28 Jun Calais
It seemed an appropriate place to end the continental part of the journey, not least because it’s one of the few points where you can get across the Channel ‘on foot’ as it were! Pitch up on spec for Eurostar and you’ll need a bank loan; our precious interrail passes pass out as soon as you reach Lille! But, with some careful research you eventually find that P&O still acknowledges that people wish to walk and you can travel with the Spirit of France as a foot passenger. But first, a tortuous trip from Koln north and across the low bits of Belgium and France. It took a long time. It was one of those days.
Once you get near those splendid French trains, les TGVs, things get difficult because les francais prefer that you make une reservation and this will cost you quelque euros, will be un peu complique and is better that you book en avance. Bien, alors, we tried to avoid the TGV. So, to cut a long story short, catching the 1143 from Koln, with some detours and changes, we stopped off at Brussels, where we encountered the most confusing queuing system ever invented where you have to take a number and wait your turn; a bit like the fish or cheese counter in Asda or a children’s shoe shop the week before term starts, only this one is for members of Mensa only! Then rerouted to Tournai, changed for Lille Flandres (where a heated and ultimately successful negotiation for a refund took place testing my French and my patience to their limits) and finally, Calais Ville arriving at 1800. Phew, alors!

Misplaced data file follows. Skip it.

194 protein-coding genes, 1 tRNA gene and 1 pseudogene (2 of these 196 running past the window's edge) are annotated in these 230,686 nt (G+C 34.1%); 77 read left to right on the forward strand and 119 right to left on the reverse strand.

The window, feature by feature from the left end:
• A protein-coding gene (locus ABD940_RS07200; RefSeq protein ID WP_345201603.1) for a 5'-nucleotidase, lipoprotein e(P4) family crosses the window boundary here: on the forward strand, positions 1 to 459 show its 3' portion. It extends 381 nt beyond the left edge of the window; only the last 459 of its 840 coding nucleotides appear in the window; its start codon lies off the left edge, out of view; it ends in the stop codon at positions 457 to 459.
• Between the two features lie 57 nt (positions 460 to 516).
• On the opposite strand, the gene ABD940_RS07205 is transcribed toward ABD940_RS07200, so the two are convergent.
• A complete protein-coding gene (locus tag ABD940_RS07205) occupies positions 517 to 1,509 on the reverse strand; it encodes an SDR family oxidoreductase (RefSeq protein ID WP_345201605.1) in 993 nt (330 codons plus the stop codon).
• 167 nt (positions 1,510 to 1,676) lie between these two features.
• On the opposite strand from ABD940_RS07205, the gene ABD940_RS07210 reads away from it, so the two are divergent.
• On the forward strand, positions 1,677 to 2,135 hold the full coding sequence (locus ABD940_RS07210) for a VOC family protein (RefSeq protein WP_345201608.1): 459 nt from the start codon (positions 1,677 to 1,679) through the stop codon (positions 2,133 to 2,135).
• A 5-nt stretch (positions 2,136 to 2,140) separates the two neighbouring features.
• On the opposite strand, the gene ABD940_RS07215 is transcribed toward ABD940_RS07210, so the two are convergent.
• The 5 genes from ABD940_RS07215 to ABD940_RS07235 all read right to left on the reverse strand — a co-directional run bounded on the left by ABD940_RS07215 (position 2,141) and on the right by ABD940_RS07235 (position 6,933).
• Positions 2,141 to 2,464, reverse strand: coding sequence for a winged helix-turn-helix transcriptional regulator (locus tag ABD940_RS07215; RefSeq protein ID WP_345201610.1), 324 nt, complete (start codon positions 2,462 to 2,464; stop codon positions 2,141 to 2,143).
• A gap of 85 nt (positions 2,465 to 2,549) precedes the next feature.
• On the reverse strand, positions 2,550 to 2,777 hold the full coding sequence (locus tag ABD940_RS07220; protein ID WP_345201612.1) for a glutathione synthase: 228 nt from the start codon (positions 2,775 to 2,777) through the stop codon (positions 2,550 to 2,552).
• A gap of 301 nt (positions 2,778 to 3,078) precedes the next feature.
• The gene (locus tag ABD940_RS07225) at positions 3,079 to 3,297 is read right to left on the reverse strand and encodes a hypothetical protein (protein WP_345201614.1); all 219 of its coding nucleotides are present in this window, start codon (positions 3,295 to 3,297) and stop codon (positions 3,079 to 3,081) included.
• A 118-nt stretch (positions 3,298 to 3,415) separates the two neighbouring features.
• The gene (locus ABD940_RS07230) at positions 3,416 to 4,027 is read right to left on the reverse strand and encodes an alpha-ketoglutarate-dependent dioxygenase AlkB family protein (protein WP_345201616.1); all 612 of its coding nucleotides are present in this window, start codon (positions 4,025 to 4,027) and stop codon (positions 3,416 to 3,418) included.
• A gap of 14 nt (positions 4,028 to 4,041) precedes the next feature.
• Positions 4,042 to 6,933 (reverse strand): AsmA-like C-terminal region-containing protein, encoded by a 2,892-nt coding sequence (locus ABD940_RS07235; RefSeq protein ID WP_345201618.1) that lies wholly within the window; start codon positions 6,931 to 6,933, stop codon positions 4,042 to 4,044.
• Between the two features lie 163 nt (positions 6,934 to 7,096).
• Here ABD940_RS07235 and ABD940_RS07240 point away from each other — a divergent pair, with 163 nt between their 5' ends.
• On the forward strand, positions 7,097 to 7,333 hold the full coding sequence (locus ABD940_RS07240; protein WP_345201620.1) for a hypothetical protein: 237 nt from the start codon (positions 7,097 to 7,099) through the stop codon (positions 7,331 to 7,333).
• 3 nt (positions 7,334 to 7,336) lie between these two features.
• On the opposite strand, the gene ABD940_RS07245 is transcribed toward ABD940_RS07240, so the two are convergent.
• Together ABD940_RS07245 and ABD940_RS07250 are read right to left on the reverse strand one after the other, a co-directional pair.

The sun was shining after travelling through some torrential rain, and we had the sense that our day would improve. Mais non! The torture continued as we traipsed the streets of old Calais, having in mind some small hotel of the traditional French style with a little fish restaurant nearby……. We had taken the precaution of booking something online last night. As we trudged further and further out of town, the despondency grew, the romantic dream dissolved and we finally found the Cottage Hotel, (the name was a giveaway, I know), located tight against a main road, boasting a complete absence of tradition and romance, but a terrific view of the McDonalds ad on an adjacent billboard. This is motel land, plastic, deathly, soulless. Hilarious!
But Calais looked lovely as we walked through in the early evening sun, past the Hotel de Ville, graceful with its clock tower and colourful gardens and the extravagant theatre that would not look out of place in Paris or Vienna but looks very odd in the middle of an old port town. So we had a glimpse of the dream………